We’ve shown you how to deal with the opening stages of MTTs. We’ve shown you what to do during the middle stage. Our guide for how to win poker tournaments wraps up with Part 3: The End Stage. If you want to learn how to play online poker tournaments like an end boss, you’d better know what to do when the end actually comes.


More Tournament Info


Playing the Money

What Does “In the Money” Mean?

When we talk about the end stage of a Multi-Table Tournament in this guide, we’re talking about what happens after the bubble has burst and you’re in the money (ITM) – along with all the other survivors. Getting to this point is a feat in and of itself; you’ll only finish ITM about 15-20% of the time. Your reward for making it this far is the infamous min-cash, which will usually be around twice your original buy-in. There’s a lot more work to be done if you want to win the really big prizes at the top.

And those prizes can get really, really big. Let’s take a look at the top five prizes for Event #62 of the 2018 Super Millions Poker Open at Ignition; this was a $250+$20 No-Limit Hold’em tournament with 195 entries and a total prize pool of $48,750.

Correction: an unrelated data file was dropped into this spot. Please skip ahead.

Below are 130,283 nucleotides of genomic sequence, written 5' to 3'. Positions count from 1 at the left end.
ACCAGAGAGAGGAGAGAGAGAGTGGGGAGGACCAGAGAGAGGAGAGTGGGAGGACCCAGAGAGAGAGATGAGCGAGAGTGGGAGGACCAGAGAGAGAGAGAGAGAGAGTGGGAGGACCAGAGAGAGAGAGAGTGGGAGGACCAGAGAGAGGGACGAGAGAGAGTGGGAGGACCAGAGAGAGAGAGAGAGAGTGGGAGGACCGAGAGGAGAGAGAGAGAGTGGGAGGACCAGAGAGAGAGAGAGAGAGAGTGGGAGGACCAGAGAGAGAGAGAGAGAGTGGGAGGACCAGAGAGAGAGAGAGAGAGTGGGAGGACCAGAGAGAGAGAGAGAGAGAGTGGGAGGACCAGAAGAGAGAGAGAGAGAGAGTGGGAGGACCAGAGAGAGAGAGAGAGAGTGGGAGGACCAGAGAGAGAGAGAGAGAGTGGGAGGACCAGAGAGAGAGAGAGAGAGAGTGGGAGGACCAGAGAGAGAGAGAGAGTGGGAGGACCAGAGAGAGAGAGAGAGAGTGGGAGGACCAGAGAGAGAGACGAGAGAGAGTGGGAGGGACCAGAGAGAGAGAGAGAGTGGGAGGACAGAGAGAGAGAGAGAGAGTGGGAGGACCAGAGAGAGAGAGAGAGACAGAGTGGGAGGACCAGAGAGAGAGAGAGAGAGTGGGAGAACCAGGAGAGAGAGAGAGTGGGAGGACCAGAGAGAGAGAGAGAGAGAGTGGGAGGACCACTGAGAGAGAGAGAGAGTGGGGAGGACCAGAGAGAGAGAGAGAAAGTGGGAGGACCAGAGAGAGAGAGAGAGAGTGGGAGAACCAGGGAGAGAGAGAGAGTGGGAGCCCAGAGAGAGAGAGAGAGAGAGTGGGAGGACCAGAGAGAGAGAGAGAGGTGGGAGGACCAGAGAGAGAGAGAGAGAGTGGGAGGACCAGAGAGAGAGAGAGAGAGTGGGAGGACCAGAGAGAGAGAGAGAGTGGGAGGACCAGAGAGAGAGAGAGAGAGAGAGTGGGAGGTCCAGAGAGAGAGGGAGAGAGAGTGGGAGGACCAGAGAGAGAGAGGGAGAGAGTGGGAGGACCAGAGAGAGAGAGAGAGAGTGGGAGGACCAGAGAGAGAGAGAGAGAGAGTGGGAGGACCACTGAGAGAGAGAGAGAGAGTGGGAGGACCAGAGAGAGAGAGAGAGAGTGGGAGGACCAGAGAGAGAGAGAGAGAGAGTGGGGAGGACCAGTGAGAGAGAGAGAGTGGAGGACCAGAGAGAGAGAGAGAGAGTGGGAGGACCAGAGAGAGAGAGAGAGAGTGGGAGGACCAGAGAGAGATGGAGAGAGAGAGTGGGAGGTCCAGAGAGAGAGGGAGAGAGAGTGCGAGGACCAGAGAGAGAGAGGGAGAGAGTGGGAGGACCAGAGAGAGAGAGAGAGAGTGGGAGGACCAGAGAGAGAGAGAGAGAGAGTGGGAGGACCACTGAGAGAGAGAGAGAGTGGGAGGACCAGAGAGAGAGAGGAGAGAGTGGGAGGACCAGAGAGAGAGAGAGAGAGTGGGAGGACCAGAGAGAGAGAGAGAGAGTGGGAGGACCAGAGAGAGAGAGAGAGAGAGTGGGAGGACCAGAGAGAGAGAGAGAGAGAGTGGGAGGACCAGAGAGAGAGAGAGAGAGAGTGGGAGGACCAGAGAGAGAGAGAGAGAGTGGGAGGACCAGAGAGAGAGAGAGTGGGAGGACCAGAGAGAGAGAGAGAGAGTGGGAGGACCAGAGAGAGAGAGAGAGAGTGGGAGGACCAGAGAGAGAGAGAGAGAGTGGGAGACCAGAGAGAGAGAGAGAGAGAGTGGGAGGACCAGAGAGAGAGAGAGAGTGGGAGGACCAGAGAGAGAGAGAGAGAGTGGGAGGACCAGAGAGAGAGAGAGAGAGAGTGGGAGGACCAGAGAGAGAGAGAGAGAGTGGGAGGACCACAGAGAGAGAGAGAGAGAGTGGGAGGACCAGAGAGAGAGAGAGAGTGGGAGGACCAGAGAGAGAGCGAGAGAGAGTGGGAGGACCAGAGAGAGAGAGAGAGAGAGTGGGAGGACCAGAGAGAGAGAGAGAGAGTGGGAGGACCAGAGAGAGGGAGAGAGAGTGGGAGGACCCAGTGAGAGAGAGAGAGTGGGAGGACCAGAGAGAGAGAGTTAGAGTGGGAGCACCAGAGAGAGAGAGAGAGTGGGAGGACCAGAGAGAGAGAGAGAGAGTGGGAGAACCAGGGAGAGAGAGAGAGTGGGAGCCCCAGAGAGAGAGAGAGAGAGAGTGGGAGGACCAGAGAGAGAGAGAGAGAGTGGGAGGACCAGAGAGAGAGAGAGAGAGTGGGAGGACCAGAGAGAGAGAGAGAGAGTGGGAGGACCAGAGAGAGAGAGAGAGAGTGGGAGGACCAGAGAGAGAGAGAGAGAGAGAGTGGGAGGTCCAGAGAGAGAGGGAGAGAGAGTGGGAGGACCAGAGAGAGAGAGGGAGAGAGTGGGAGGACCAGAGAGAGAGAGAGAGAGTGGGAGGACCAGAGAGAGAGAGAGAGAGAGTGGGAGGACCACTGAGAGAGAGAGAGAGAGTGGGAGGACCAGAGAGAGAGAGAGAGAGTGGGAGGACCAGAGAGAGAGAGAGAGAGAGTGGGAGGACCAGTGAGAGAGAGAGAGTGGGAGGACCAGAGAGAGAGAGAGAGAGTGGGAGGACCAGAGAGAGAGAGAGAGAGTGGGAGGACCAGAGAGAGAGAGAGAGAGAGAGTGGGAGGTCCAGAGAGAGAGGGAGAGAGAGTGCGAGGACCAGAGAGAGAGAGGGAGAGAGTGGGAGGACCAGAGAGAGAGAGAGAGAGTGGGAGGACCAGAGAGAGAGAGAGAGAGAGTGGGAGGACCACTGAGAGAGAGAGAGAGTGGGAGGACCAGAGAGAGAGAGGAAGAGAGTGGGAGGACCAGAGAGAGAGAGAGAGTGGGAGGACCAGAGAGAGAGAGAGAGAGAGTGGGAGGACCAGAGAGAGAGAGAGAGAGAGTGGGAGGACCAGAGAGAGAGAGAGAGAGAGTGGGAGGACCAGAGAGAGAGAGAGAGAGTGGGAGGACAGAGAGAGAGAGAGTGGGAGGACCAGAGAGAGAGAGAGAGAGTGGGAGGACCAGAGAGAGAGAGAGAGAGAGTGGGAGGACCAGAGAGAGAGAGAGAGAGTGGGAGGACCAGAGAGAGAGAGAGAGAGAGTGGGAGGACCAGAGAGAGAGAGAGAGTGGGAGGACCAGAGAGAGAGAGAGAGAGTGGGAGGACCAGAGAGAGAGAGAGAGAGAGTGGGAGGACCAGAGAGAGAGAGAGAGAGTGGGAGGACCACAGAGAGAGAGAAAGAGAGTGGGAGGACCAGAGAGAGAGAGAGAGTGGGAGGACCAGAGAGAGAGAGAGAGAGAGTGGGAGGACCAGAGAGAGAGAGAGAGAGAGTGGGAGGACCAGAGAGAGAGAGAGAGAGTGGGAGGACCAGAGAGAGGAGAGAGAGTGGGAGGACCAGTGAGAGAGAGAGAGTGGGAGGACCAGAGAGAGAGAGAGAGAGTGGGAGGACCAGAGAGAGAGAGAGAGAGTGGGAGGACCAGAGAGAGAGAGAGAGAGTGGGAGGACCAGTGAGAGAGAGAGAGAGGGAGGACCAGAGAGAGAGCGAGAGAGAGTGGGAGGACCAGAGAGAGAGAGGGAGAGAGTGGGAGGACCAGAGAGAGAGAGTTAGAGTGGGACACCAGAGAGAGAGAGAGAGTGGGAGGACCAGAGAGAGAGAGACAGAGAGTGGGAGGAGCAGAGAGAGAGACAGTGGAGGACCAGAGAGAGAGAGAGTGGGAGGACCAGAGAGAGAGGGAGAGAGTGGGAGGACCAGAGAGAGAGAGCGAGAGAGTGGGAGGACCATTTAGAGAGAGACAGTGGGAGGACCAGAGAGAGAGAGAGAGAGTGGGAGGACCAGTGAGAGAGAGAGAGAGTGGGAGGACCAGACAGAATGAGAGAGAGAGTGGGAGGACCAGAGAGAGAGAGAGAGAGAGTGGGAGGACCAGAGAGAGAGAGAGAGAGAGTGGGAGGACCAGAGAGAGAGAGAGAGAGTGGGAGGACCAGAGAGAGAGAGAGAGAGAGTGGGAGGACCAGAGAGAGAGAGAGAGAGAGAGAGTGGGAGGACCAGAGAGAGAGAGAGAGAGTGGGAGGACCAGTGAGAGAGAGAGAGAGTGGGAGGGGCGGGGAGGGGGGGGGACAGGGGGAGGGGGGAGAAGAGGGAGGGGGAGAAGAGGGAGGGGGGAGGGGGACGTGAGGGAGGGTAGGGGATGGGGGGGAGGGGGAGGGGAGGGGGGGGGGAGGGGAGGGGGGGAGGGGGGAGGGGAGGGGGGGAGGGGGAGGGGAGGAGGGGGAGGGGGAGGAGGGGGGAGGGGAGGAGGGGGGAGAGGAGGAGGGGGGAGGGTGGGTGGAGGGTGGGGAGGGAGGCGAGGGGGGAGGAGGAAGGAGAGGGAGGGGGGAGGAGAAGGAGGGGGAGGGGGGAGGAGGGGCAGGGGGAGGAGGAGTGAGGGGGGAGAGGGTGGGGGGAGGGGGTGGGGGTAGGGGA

1st: $8,654.27
2nd: $6,521.28
3rd: $4,913.02
4th: $3,701.58
5th: $2,778.75

That’s a lot of cheddar. Almost half the prize pool was split up among the top-three finishers, and there was a pay jump of over $2,000 between second and first – that’s eight times the buy-in. Compare that to the $456.05 min-cash that the players who finished between No. 27 and No. 39 received, and you can see why it’s important to learn how to navigate the end stage of a tournament with confidence.



Winning Strategies

Winning Poker Strategies for the End Stage